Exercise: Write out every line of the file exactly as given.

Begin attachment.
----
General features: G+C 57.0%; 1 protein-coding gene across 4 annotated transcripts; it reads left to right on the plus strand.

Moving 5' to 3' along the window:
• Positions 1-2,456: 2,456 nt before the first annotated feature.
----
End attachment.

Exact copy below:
General features: G+C 57.0%; 1 protein-coding gene across 4 annotated transcripts; it reads left to right on the plus strand.

Moving 5' to 3' along the window:
• Positions 1-2,456: 2,456 nt before the first annotated feature.